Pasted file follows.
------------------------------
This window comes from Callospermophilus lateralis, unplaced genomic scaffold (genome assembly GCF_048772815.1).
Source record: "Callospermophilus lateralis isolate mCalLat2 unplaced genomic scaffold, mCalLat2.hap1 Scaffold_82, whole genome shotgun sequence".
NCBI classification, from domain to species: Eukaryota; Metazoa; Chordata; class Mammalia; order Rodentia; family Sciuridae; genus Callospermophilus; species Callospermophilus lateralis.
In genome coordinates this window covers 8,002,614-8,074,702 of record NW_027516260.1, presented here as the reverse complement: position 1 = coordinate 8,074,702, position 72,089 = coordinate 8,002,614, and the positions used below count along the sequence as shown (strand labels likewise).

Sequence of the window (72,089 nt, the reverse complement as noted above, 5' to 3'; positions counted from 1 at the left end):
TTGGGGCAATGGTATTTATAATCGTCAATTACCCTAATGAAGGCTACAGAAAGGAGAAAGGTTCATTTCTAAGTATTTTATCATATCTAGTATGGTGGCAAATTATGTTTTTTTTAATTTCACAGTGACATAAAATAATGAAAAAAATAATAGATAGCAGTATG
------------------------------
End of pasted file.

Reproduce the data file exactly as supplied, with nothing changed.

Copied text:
This window comes from Callospermophilus lateralis, unplaced genomic scaffold (genome assembly GCF_048772815.1).
Source record: "Callospermophilus lateralis isolate mCalLat2 unplaced genomic scaffold, mCalLat2.hap1 Scaffold_82, whole genome shotgun sequence".
NCBI classification, from domain to species: Eukaryota; Metazoa; Chordata; class Mammalia; order Rodentia; family Sciuridae; genus Callospermophilus; species Callospermophilus lateralis.
In genome coordinates this window covers 8,002,614-8,074,702 of record NW_027516260.1, presented here as the reverse complement: position 1 = coordinate 8,074,702, position 72,089 = coordinate 8,002,614, and the positions used below count along the sequence as shown (strand labels likewise).

Sequence of the window (72,089 nt, the reverse complement as noted above, 5' to 3'; positions counted from 1 at the left end):
TTGGGGCAATGGTATTTATAATCGTCAATTACCCTAATGAAGGCTACAGAAAGGAGAAAGGTTCATTTCTAAGTATTTTATCATATCTAGTATGGTGGCAAATTATGTTTTTTTTAATTTCACAGTGACATAAAATAATGAAAAAAATAATAGATAGCAGTATG